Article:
Thursday, September 22, 2005

The missing ingredient

by Gideon Lasco

I felt very bad last week: I had left all my baon in the bus. It was too late by the time I realized it; I was already in my dorm. Not that I would starve to death without my baon; I could always buy food in the cafeterias and fastfood places in Manila. But somehow, I felt something amiss. Every day, my mom would text me and ask me how my day was. And he would also inquire: “Anak, have you eaten the meals that I cooked? How was the adobo?” 

She was always concerned about my food. Whenever I would come home during weekends, she would cook my favorite meals: beef steak (with onions and green peppers), abodong manok, roasted ribs, and even home-made lasagna. “A medical student like you should eat a lot so you won’t get sick!” she would say. And then, before I return to Manila on Sunday afternoons, she would have my baon ready. Sealed plastic containers, wrapped in newspaper, snugly fit in a plastic bag. “Put it in the ref at once, so it won’t spoil!” she’d instruct. And sometimes, there would be cookies she baked, and fruits like oranges, mangoes, and when in season, lanzones and rambutan. There would even be sauces to go with the meals. She could’ve spent the whole of Sunday morning, before we went to church, just preparing all these! 

The whole of last week, I felt even worse because I had to lie to her. How would I explain the precious loss? She would be mad and disappointed because she does not want me to eat fastfood meals all the time. Personally I could survive a week of Mini-Stop chicken with Tabasco, but there was something special in my mother’s cooking that I could not name, and that something special makes me long for it, especially when I am away from home.  

The only thing I could do was to promise myself I would never lose the plastic bag again.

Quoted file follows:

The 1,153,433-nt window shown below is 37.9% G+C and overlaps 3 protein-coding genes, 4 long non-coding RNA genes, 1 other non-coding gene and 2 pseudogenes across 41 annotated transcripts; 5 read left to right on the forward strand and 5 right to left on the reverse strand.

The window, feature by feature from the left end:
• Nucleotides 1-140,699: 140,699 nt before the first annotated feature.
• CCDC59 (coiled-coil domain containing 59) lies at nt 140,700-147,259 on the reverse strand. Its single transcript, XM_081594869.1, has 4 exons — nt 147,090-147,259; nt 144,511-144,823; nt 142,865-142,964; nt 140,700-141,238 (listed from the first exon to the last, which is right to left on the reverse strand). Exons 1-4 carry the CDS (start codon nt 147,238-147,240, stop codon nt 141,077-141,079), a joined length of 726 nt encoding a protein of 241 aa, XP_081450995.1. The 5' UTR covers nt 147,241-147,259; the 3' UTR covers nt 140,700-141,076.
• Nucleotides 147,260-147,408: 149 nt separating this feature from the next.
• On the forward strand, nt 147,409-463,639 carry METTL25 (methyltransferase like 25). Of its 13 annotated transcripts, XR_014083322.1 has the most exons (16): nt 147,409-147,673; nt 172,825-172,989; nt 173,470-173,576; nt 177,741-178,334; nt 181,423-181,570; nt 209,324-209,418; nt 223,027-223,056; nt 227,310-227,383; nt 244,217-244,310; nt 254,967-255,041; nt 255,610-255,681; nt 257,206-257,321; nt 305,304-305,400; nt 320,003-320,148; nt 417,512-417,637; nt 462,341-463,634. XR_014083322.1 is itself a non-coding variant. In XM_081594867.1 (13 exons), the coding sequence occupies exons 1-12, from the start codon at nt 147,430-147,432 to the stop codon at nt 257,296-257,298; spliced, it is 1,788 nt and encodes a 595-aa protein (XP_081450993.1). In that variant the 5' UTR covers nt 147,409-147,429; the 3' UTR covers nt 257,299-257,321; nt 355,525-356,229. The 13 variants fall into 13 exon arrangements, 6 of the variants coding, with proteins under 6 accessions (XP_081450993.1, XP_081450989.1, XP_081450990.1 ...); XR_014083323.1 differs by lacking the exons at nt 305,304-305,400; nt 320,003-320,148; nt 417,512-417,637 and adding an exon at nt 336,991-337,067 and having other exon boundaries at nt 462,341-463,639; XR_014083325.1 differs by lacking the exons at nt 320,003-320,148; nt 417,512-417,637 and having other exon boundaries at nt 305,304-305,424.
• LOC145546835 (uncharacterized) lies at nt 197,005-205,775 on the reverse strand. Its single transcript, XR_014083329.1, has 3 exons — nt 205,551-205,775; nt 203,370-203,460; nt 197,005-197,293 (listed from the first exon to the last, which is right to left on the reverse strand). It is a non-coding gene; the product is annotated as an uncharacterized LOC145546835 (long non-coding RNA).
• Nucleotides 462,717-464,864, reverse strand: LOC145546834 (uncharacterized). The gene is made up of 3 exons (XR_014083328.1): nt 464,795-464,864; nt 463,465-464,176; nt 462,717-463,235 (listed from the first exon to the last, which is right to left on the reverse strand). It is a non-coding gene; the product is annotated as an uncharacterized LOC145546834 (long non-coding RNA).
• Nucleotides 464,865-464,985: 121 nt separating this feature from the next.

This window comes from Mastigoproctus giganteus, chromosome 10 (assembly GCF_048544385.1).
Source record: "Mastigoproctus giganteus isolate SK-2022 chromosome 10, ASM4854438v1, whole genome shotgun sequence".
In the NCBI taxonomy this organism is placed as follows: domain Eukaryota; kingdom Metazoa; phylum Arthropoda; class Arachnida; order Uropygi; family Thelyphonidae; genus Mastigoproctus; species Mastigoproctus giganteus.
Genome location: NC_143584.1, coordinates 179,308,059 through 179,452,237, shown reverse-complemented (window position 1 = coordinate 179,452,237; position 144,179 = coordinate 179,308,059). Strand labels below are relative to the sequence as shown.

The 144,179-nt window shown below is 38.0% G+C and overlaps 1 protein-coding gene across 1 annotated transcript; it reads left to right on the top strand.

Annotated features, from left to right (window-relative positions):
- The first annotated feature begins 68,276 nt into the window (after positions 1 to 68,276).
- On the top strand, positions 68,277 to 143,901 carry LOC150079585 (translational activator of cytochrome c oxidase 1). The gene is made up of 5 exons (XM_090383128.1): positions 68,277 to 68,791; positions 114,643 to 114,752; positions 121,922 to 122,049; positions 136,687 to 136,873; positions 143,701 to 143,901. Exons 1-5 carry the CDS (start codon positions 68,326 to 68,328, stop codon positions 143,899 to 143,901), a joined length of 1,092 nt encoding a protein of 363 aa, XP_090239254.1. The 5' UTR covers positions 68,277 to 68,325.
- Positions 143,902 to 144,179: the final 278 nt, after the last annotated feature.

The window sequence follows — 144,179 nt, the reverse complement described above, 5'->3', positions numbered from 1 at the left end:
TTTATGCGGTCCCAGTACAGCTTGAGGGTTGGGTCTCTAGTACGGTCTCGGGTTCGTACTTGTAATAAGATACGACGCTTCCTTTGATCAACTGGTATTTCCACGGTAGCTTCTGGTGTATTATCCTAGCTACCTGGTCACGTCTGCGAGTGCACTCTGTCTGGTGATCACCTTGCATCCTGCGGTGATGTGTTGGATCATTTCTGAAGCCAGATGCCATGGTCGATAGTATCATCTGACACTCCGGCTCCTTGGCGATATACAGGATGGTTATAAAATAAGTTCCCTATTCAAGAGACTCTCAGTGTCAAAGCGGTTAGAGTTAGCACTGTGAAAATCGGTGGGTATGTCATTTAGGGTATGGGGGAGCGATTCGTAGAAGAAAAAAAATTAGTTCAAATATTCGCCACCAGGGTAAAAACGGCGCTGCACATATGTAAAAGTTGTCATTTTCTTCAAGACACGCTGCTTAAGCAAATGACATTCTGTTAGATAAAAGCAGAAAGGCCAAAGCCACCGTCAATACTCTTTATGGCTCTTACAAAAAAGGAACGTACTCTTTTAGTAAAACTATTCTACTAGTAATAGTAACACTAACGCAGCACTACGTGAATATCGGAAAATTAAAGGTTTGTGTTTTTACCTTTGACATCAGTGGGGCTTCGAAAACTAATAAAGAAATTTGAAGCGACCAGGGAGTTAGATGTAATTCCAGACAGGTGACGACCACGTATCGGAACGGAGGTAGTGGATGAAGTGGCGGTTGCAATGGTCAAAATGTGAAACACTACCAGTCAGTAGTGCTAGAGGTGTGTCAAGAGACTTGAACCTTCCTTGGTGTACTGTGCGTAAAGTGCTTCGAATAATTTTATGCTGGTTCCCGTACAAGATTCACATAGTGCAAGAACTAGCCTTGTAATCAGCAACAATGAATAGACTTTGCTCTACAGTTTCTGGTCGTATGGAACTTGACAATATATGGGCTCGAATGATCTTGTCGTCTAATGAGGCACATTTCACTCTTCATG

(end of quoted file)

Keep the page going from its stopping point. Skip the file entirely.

***

Now, a week later, I am back in my dorm in Manila. I am glad that I have brought the plastic bag successfully. Carefully I unpacked the goodies one by one, and I placed them in the refrigerator. There were five slices of brownies, one for each day of the school week. There were the meals, and a large guava. 

It was like a basket containing all the goodness of my home. My mother probably felt that I would be homesick throughout the week, and she made sure that even while I’m away, I would never have the reason to feel sad. Dinner was fast approaching, and I contemplated on which meal I would eat first. 

Suddenly, I realized what was missing in my meals last week; what I must’ve surely missed: In every meal; in every adobo; there was my mother’s love. She had me in mind when she bought those ingredients, and cooked them in our kitchen, with the same utensils which were once toys when I was a little boy. Hers were loving hands that prepared each viand, exactly the way I wanted it. 

It was a very comforting thought. Excitedly, I microwaved a serving of beef steak with onions. Soon its aroma permeated the air, and it seemed more delicious than ever. 

Manila
September 2005

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